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Dying Alone in China, Burns Wrote of His Faith in a Goodbye to His Mother

Leader of revival in Scotland, Burns became a missionary to China and died there alone.

On this day, 15 January 1868, a Scotsman in Newchwang, China, wrote a farewell letter to his mother. William Chalmers Burns had pioneered Christian work in several Chinese cities and would die far from home, but he did so with joy. 

“To my mother. At the end of last year I got a severe chill which has not yet left the system, producing chilliness and fever every night, and for the last two nights this has been followed by perspiration, which rapidly diminishes the strength. Unless it should please God to rebuke the disease, it is evident what the end must soon be, and I write these lines beforehand to say that I am happy, and ready through the abounding grace of God either to live or die. May the God of all consolation comfort you when the tidings of my decease shall reach you, and through the redeeming blood of Jesus may we meet with joy before the throne above!”

Burns’s mother knew of his zeal for Christ. Although as a youth he had rejected the thought of ministry, determining to become a lawyer and make a fortune, a change came over him while he studied at Edinburgh. He walked thirty-six miles home to ask if he might change programs and study for the ministry. When he was seventeen, his mother found him sobbing his heart out in an alley in Glasgow. “Willie my boy, what ails you?” she asked. In broken words he explained that he was weeping for the thousands in the city who did not know Christ as their savior.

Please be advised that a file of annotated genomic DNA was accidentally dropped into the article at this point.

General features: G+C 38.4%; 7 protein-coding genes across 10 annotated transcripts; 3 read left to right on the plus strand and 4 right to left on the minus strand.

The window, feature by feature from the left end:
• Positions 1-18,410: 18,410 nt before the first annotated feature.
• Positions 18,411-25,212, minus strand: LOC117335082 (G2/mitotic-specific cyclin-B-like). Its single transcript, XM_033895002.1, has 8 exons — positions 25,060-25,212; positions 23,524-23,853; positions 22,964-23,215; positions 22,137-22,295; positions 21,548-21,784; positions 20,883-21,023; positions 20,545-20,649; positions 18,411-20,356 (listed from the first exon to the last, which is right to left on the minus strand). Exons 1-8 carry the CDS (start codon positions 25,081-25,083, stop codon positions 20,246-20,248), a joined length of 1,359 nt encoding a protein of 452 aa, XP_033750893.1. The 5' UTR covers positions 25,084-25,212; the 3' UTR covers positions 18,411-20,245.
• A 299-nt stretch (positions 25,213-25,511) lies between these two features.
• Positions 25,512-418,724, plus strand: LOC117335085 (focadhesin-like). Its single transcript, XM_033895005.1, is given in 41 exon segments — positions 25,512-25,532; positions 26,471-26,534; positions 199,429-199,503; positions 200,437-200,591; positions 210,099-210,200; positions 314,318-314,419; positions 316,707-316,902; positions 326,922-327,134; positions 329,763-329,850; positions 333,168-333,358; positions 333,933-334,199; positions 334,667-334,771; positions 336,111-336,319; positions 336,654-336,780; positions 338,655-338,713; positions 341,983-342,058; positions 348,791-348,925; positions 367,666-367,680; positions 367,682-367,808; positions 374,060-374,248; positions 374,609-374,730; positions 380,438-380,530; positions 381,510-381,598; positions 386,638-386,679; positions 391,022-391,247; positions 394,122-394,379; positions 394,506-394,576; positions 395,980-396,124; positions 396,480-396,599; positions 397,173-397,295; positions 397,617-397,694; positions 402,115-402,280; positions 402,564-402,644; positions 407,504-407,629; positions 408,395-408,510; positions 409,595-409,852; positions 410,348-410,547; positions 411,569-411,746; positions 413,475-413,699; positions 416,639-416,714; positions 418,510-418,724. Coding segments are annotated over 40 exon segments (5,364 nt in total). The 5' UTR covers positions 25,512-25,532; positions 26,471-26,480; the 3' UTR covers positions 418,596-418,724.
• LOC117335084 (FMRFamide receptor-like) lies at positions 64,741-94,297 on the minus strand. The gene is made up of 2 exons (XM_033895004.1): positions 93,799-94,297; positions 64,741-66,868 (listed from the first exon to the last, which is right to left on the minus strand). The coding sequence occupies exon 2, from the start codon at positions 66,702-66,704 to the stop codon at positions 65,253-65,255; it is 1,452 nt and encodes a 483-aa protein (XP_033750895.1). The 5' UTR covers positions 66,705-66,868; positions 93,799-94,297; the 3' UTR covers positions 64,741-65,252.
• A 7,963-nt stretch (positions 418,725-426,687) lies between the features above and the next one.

With such a heart for souls, Burns became a leader of the spiritual renewal that swept Scotland in 1839, praying on his knees for hours for the awakening of the church. Wherever he preached in Scotland, good results followed. He visited Canada but was not well received. He was even physically assaulted and in one attack, his face was seriously cut. 

An English mission agency then sent him to China where he lived a life of great simplicity. His years of work sometimes showed promising results, but other times appeared futile. He was especially effective at Baichuan and Fujian. In 1855 he met Hudson Taylor and the two worked together for several months. Burns saw how well the Chinese received Taylor when he wore native dress, and adopted the same style. 

After he became ill, Burns lingered on until April 1868, dying at just fifty-three years of age.

Dan Graves

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